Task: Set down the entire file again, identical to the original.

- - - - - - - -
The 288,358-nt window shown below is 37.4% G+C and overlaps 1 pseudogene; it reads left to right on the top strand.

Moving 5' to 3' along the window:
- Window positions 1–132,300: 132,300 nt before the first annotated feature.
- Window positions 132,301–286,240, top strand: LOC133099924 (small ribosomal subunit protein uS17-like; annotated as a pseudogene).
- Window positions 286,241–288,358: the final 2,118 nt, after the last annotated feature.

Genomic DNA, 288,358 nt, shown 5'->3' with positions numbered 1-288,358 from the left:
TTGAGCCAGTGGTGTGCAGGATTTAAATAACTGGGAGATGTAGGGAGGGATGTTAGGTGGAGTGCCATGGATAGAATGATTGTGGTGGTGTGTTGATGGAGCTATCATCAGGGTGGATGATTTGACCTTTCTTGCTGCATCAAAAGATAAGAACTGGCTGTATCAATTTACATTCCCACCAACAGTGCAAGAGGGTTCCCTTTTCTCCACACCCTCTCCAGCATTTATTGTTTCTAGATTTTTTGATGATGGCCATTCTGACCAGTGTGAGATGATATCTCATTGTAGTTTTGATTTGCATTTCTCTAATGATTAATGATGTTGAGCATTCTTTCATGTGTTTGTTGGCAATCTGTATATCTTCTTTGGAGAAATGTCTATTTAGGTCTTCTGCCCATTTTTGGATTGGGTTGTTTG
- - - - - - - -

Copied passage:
The 288,358-nt window shown below is 37.4% G+C and overlaps 1 pseudogene; it reads left to right on the top strand.

Moving 5' to 3' along the window:
- Window positions 1–132,300: 132,300 nt before the first annotated feature.
- Window positions 132,301–286,240, top strand: LOC133099924 (small ribosomal subunit protein uS17-like; annotated as a pseudogene).
- Window positions 286,241–288,358: the final 2,118 nt, after the last annotated feature.

Genomic DNA, 288,358 nt, shown 5'->3' with positions numbered 1-288,358 from the left:
TTGAGCCAGTGGTGTGCAGGATTTAAATAACTGGGAGATGTAGGGAGGGATGTTAGGTGGAGTGCCATGGATAGAATGATTGTGGTGGTGTGTTGATGGAGCTATCATCAGGGTGGATGATTTGACCTTTCTTGCTGCATCAAAAGATAAGAACTGGCTGTATCAATTTACATTCCCACCAACAGTGCAAGAGGGTTCCCTTTTCTCCACACCCTCTCCAGCATTTATTGTTTCTAGATTTTTTGATGATGGCCATTCTGACCAGTGTGAGATGATATCTCATTGTAGTTTTGATTTGCATTTCTCTAATGATTAATGATGTTGAGCATTCTTTCATGTGTTTGTTGGCAATCTGTATATCTTCTTTGGAGAAATGTCTATTTAGGTCTTCTGCCCATTTTTGGATTGGGTTGTTTG